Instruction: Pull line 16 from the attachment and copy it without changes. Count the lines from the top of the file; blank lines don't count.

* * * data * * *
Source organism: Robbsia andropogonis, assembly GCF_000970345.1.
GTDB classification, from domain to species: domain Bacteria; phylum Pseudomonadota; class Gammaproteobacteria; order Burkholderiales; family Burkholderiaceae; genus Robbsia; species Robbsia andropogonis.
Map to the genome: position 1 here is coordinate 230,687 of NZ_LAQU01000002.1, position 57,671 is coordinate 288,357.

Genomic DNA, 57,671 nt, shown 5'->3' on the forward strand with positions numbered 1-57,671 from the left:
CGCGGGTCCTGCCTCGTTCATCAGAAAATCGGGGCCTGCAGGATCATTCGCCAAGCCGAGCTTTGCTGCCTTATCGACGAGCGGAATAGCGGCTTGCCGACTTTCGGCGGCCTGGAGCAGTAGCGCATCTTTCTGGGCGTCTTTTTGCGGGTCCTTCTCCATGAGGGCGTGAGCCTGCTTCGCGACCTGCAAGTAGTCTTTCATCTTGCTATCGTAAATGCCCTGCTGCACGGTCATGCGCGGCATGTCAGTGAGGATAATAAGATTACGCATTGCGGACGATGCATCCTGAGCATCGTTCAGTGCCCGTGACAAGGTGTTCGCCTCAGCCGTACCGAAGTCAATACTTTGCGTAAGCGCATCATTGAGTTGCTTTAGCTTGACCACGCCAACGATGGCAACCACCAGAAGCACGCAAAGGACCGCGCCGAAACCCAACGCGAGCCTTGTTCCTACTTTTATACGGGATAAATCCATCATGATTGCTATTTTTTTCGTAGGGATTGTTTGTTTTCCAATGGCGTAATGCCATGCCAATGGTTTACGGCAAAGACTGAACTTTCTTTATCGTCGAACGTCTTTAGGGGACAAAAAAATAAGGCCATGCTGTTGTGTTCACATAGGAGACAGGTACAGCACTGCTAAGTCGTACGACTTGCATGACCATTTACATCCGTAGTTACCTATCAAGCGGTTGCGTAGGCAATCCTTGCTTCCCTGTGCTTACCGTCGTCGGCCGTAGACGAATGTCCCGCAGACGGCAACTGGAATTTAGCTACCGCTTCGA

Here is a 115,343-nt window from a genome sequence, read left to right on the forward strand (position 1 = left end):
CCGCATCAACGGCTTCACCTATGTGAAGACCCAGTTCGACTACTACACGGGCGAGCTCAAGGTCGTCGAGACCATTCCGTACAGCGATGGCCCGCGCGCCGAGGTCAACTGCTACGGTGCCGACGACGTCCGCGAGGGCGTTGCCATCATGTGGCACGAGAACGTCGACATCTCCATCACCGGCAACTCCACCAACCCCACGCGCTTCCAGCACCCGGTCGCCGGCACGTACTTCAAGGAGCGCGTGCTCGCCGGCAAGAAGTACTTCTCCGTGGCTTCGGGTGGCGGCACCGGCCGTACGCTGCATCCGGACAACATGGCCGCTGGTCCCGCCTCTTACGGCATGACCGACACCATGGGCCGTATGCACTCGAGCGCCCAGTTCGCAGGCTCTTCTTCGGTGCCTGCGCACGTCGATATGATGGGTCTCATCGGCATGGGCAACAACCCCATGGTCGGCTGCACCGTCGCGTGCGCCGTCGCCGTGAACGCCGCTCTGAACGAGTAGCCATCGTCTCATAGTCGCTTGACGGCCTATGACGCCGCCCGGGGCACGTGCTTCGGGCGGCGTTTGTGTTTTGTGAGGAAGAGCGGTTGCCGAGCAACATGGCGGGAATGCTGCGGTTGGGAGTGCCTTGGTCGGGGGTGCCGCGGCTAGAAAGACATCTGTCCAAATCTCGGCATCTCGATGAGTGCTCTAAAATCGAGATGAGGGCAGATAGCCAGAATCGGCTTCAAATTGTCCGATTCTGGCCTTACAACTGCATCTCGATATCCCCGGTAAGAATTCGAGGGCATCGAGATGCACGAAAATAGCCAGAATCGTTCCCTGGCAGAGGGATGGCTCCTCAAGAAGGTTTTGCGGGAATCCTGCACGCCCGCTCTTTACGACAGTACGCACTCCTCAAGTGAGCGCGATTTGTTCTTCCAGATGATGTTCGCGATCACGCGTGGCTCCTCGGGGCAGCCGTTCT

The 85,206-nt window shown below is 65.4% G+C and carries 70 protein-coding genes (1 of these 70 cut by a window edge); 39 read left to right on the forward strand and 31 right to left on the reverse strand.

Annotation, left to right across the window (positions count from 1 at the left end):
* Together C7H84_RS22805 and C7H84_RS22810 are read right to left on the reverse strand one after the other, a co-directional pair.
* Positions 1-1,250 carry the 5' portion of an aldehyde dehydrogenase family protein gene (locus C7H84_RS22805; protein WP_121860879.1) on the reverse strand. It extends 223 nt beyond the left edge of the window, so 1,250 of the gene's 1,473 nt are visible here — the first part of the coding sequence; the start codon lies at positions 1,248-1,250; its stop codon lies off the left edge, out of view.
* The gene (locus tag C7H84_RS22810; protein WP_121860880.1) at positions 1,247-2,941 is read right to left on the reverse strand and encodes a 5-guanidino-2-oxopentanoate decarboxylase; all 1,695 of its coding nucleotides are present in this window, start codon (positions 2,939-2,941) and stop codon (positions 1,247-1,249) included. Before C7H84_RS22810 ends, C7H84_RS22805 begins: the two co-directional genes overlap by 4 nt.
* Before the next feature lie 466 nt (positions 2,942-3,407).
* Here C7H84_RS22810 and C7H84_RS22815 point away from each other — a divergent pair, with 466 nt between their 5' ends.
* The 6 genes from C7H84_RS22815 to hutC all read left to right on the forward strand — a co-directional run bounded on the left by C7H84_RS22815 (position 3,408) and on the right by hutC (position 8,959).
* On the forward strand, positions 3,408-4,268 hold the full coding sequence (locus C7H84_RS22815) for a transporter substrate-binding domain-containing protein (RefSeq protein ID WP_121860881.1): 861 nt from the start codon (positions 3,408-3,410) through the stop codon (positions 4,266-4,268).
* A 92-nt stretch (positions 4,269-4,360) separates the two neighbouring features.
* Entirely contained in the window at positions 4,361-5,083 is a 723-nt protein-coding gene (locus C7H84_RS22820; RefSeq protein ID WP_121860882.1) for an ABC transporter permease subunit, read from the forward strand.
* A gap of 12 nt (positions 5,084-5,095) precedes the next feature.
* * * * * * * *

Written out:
* On the forward strand, positions 3,408-4,268 hold the full coding sequence (locus C7H84_RS22815) for a transporter substrate-binding domain-containing protein (RefSeq protein ID WP_121860881.1): 861 nt from the start codon (positions 3,408-3,410) through the stop codon (positions 4,266-4,268).